Ah, empanadas. Hand pies. Calzones. Pasties. Samosas.
Whatever you call them in your home, these little purse-shaped bread pockets have quite a history. Before I dive into all that, though, I must say that in all honesty, this post was inspired by my brother’s girlfriend, Michelle. She posted photos on Facebook of salted caramel apple hand pies that she made using a recipe from Just a Taste. They looked SO good. I just had to have a go at savory empanadas.
Perhaps originating in Galicia (the northwesternmost region of Spain), the word “empanada” derives from the Spanish verb “empanar”, meaning to wrap in bread. Being a region most famous for its bountiful “mariscos” (seafood), Galicians began making Empanadas Gallegas filled with things like cod, mussels, and octopus.
Galicia has a very special place in my heart, as it was the location of my college study abroad trip. While in Santiago de Compostela, my Señora (host-mother) made vegetarian empanadas as well as a cinnamon-apple variety for me to take on a field trip to the beautiful coastal city of A Coruña. Ugh, I wish I had taken photos of her amazing food. The empanada crust was slightly browned and crunchy, but it held the fillings perfectly. She also taught me how to make the classic Spanish tapas dish, Tortilla de Patatas.
Back to my little take on savory empanadas, though, here’s how I made my version.
I had a store-bought pie crust in the fridge. I also had a spare sweet potato and a few onions lying around… so I caramelized the onions with a little butter and took the easy way out by cooking the sweet potato in the microwave.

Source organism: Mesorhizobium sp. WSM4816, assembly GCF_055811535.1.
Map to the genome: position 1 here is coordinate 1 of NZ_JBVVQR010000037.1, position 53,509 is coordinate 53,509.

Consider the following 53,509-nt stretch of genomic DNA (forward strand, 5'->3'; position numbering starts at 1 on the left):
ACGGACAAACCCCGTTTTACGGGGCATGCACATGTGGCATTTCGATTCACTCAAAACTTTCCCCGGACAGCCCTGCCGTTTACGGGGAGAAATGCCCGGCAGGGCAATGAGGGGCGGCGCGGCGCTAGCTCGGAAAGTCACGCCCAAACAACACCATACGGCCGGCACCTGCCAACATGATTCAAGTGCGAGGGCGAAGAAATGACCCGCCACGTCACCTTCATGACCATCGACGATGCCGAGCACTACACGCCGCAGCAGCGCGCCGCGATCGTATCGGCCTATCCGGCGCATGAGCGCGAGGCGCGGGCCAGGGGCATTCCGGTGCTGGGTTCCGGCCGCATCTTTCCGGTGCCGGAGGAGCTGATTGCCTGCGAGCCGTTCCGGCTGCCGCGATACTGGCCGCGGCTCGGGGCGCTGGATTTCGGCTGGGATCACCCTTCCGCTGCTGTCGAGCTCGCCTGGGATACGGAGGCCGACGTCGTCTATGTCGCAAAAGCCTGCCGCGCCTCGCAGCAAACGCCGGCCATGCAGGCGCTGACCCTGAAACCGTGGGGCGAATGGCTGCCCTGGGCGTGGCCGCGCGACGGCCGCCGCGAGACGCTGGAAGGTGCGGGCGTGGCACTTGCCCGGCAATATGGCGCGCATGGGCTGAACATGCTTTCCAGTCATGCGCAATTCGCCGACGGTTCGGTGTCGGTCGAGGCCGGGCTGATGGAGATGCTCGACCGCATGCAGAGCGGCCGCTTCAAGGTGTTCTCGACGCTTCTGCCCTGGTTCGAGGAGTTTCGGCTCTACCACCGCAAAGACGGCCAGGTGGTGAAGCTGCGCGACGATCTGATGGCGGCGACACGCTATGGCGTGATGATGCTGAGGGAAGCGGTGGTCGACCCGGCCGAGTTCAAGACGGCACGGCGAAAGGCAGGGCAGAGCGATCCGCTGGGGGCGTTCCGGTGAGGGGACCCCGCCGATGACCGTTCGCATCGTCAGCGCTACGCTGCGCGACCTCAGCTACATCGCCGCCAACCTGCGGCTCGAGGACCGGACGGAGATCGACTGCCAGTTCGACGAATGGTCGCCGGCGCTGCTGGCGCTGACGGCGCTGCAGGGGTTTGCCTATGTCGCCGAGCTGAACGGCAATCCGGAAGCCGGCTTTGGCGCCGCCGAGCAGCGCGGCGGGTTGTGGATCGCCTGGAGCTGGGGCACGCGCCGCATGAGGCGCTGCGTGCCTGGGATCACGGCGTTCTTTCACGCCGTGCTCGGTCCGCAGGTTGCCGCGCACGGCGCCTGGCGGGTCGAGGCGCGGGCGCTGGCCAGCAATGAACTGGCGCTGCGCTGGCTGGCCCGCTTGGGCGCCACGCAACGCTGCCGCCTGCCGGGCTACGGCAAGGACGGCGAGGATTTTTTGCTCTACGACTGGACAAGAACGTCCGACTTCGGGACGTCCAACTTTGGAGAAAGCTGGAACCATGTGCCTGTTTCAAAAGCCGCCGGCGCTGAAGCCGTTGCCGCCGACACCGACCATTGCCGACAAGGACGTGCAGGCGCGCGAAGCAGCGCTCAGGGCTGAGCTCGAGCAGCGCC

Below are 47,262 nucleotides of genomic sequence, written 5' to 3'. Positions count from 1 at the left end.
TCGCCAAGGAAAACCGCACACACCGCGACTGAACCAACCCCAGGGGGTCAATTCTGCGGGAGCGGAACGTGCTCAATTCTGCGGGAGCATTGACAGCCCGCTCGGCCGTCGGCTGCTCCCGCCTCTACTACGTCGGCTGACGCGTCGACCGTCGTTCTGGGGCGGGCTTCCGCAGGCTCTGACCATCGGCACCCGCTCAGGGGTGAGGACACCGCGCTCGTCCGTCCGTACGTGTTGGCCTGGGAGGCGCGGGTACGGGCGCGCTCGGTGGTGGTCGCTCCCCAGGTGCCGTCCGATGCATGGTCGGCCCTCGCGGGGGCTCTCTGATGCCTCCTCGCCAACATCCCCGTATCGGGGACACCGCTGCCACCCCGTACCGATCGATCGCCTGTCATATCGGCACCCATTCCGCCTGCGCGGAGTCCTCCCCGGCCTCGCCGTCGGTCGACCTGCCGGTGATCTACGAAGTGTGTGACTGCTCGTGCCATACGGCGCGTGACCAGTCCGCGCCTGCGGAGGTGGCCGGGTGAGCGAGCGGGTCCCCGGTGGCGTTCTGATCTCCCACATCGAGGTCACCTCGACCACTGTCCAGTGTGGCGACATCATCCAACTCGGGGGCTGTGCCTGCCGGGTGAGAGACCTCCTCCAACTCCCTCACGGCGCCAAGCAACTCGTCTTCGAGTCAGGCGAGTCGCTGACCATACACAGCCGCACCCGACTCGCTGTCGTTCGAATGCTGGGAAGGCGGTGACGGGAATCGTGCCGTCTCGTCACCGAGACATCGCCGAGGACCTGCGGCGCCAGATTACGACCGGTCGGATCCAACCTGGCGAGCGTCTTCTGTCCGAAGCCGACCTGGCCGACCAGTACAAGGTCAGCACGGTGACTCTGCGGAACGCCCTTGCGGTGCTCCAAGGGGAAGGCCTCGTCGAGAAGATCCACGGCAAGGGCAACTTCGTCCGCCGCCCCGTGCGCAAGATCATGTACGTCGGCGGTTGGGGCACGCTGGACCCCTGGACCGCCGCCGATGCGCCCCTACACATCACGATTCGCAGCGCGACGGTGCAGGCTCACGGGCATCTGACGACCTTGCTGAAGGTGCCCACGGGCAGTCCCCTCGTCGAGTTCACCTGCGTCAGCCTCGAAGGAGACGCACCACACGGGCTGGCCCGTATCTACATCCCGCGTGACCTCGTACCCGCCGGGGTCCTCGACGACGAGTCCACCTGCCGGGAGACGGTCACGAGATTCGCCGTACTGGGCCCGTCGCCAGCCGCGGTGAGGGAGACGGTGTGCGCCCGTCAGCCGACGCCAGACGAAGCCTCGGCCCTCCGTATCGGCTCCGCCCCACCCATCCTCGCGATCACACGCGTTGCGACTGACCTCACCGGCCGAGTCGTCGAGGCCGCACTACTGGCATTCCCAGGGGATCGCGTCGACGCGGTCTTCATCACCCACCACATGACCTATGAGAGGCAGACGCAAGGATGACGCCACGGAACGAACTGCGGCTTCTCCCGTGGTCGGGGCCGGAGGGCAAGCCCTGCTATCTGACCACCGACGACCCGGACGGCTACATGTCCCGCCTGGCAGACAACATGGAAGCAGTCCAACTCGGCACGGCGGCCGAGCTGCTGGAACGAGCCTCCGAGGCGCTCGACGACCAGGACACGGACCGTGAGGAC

Then, in a medium bowl, I mixed the sweet potato flesh and cooked onions with some parmesan cheese, salt, pepper, minced fresh sage, and a pinch of nutmeg. I used an upside-down cup to cut perfect little circles in the rolled-out pie crust.
With a circle of dough in my hand, I added a small spoonful of the sweet potato mixture, gave the rim of each circle a tiny bit of egg wash, folded, and crimped the pie closed with a fork. I also used the fork to prick each empanada, to allow steam to escape. Lastly, I brushed the top of each little pie with egg wash and sprinkled a bit of flaky Maldon sea salt.
After about 15 minutes in a 375° oven, they were done — a nice golden brown on top. Delish! Oh, and Richard totally approves of these little gems.
Seriously though, you can make savory vegetarian empanadas with any produce that you have lying around. Throw in shredded or grated cheese and any complementary spices or herbs, and you’re set!